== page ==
TricorBraun’s Design and Innovation team has launched a series of monthly in-house consumer focus groups designed to gauge consumer preferences for specific package components. The goal of this research is to provide the team’s designers with insight into consumer acceptance of and preference for certain packaging innovations that will ultimately help them to develop more effective custom packaging solutions.

These focus groups concentrate not only on capturing consumers’ preferences for an overall package solution but also their reactions to various innovative components, says the company. During one recent focus group, for example, consumers were asked to review a variety of closure options, including continuous thread-CT and dispensing jar lids, as well as several innovative lining alternatives, including plain, blind embossed and printed and embossed liners. Participants were questioned not only about their preferences for each closure and liner but also were asked to identify what product category they would like to see incorporate that preferred closure and liner.

Responses to the closures were varied and occasionally surprising. Whereas consumers reacted positively to flip top lids with embossed and printed liners, the reaction was quite the opposite when they evaluated a CT cap using a traditional seal. Participants frequently associated words such as “upscale” and “expensive” with the flip top lid and embossed liner combination, while they used words such as “outdated” and “traditional’” to describe the CT closures.

The suggestions as to where the dispensing closure would add value versus the CT cap were wide-ranging, but one segment mentioned numerous times was health-related products, including nutraceutical products such as dietary supplements. Multiple participants emphasized the value of the closure remaining in place on the container when opened, to prevent it being dropped and contaminated, or being misplaced. They also focused on the ease of opening a flip top lid versus the difficulty of unscrewing a CT cap, especially for elderly or arthritic individuals. Almost universally, the dispensing closure was preferred and viewed as adding value to a package, primarily because of that easier access.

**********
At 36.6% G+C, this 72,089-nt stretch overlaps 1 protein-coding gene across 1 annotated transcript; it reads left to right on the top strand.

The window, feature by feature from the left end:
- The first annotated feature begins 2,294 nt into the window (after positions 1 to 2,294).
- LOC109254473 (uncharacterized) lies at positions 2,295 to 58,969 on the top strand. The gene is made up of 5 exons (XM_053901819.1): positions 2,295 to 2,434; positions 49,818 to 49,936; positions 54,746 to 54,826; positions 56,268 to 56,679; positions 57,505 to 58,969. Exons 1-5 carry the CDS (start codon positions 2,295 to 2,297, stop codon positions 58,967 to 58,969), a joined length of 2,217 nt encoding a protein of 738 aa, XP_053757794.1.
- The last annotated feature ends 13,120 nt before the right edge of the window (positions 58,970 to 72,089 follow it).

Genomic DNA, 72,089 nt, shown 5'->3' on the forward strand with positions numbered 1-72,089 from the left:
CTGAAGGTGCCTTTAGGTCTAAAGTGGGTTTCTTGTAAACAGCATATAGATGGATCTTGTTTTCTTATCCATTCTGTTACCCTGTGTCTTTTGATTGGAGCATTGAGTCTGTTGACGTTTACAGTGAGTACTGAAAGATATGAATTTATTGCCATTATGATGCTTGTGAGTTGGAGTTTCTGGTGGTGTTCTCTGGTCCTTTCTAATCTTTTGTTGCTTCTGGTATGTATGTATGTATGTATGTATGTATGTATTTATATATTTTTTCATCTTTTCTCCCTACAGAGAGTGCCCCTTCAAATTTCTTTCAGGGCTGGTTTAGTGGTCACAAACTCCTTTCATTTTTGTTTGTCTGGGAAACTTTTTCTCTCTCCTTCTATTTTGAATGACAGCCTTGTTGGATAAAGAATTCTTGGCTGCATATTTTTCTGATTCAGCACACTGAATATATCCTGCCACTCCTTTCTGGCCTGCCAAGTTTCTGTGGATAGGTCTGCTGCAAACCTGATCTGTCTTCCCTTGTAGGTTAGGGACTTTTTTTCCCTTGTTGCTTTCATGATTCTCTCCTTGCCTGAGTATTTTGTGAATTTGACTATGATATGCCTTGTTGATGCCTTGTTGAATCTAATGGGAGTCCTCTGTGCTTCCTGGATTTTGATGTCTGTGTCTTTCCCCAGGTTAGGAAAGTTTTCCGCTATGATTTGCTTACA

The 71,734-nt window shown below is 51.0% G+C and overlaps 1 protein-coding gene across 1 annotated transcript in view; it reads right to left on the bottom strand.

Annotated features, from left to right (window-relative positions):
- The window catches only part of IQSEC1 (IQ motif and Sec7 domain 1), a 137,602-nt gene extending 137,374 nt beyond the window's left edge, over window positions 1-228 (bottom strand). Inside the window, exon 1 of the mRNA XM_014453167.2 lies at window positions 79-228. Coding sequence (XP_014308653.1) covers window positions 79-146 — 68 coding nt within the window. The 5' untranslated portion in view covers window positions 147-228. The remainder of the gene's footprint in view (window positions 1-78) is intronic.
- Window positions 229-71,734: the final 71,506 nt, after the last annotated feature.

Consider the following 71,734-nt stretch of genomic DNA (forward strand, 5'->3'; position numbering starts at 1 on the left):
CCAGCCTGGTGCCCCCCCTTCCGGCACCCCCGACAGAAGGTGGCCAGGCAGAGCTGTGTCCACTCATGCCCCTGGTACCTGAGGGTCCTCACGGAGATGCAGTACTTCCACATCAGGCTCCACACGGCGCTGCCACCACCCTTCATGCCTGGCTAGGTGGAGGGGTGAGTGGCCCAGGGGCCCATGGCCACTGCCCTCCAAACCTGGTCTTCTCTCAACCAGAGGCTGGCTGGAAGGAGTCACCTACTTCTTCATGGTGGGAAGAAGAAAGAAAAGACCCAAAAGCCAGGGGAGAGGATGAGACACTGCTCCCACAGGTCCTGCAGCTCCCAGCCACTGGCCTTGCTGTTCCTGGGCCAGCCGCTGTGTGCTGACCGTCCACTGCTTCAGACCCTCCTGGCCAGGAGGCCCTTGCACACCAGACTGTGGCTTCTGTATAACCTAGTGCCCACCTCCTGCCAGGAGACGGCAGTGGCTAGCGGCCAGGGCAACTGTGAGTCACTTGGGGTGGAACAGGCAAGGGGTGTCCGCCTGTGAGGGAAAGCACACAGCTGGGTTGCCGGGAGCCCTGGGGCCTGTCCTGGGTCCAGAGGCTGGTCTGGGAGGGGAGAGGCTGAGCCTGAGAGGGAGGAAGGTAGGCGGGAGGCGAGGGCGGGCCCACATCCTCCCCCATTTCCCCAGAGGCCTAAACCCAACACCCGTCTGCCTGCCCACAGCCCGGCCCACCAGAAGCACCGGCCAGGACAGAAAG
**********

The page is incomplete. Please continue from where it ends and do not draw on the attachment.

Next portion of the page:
Similarly, the consumers felt that the new embossed and printed liner would add significant value to packages. Not only did they perceive the embossed liners as more premium than the alternative, but one participant even said, “the ability to see the brand name embossed and printed on the liner just makes the package seem more high-end, more sophisticated. As a consumer, it makes me feel that the brand owner really put a lot of time and effort into the product and the package, down to every last little detail. And that makes me feel really good about my decision to buy that package.”

“This consumer research initiative is a valuable tool for providing our design team with further insight into consumer behavior,” says Becky Donner, TricorBraun vice president of design and market insight. “The ideas participants share about packaging preferences, innovation and category applications will have a powerful impact on the custom designs we create for our customers as well as the results those customers see in the marketplace. In addition, by researching package components in this way, we can compress the design and development process and positively impact our customer’s speed to market.”

The consumer focus groups are conducted at TricorBraun’s Design and Innovation Center in Oak Brook, Ill. in partnership with NSM Research Inc., a market research group that has assessed consumer preferences for packaging since 1996.